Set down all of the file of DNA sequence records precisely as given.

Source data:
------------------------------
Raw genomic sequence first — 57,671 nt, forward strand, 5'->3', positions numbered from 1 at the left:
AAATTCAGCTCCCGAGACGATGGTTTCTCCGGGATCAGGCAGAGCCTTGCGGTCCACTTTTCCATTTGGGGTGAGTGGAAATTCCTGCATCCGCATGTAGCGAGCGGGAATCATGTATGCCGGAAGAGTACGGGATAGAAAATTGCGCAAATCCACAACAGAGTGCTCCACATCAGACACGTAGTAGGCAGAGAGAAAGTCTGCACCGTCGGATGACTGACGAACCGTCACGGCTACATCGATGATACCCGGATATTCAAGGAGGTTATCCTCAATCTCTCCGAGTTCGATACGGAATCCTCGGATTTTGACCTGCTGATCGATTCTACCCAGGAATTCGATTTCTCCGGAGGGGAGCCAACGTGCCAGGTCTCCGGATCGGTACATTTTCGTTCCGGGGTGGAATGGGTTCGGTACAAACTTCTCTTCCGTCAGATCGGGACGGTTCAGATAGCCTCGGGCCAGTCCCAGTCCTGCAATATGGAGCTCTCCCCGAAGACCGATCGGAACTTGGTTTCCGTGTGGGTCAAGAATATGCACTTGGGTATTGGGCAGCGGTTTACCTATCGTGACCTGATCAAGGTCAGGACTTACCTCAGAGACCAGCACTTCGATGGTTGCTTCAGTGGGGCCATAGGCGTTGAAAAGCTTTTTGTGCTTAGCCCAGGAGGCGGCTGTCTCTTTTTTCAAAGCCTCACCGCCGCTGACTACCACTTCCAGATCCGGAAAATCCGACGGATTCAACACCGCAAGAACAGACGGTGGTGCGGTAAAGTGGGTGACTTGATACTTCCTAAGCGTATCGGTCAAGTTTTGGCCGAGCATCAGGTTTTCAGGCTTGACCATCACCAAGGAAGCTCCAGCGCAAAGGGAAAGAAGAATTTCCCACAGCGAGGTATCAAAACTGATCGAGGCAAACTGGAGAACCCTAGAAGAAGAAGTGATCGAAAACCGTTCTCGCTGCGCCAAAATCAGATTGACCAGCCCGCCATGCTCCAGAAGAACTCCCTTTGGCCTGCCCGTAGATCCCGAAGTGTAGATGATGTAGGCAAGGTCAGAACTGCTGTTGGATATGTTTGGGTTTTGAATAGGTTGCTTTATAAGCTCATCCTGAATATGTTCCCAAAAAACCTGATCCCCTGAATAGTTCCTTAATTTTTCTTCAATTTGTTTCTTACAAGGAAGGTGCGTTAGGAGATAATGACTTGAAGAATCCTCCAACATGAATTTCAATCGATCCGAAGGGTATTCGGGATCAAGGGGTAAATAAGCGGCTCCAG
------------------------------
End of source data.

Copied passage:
Raw genomic sequence first — 57,671 nt, forward strand, 5'->3', positions numbered from 1 at the left:
AAATTCAGCTCCCGAGACGATGGTTTCTCCGGGATCAGGCAGAGCCTTGCGGTCCACTTTTCCATTTGGGGTGAGTGGAAATTCCTGCATCCGCATGTAGCGAGCGGGAATCATGTATGCCGGAAGAGTACGGGATAGAAAATTGCGCAAATCCACAACAGAGTGCTCCACATCAGACACGTAGTAGGCAGAGAGAAAGTCTGCACCGTCGGATGACTGACGAACCGTCACGGCTACATCGATGATACCCGGATATTCAAGGAGGTTATCCTCAATCTCTCCGAGTTCGATACGGAATCCTCGGATTTTGACCTGCTGATCGATTCTACCCAGGAATTCGATTTCTCCGGAGGGGAGCCAACGTGCCAGGTCTCCGGATCGGTACATTTTCGTTCCGGGGTGGAATGGGTTCGGTACAAACTTCTCTTCCGTCAGATCGGGACGGTTCAGATAGCCTCGGGCCAGTCCCAGTCCTGCAATATGGAGCTCTCCCCGAAGACCGATCGGAACTTGGTTTCCGTGTGGGTCAAGAATATGCACTTGGGTATTGGGCAGCGGTTTACCTATCGTGACCTGATCAAGGTCAGGACTTACCTCAGAGACCAGCACTTCGATGGTTGCTTCAGTGGGGCCATAGGCGTTGAAAAGCTTTTTGTGCTTAGCCCAGGAGGCGGCTGTCTCTTTTTTCAAAGCCTCACCGCCGCTGACTACCACTTCCAGATCCGGAAAATCCGACGGATTCAACACCGCAAGAACAGACGGTGGTGCGGTAAAGTGGGTGACTTGATACTTCCTAAGCGTATCGGTCAAGTTTTGGCCGAGCATCAGGTTTTCAGGCTTGACCATCACCAAGGAAGCTCCAGCGCAAAGGGAAAGAAGAATTTCCCACAGCGAGGTATCAAAACTGATCGAGGCAAACTGGAGAACCCTAGAAGAAGAAGTGATCGAAAACCGTTCTCGCTGCGCCAAAATCAGATTGACCAGCCCGCCATGCTCCAGAAGAACTCCCTTTGGCCTGCCCGTAGATCCCGAAGTGTAGATGATGTAGGCAAGGTCAGAACTGCTGTTGGATATGTTTGGGTTTTGAATAGGTTGCTTTATAAGCTCATCCTGAATATGTTCCCAAAAAACCTGATCCCCTGAATAGTTCCTTAATTTTTCTTCAATTTGTTTCTTACAAGGAAGGTGCGTTAGGAGATAATGACTTGAAGAATCCTCCAACATGAATTTCAATCGATCCGAAGGGTATTCGGGATCAAGGGGTAAATAAGCGGCTCCAG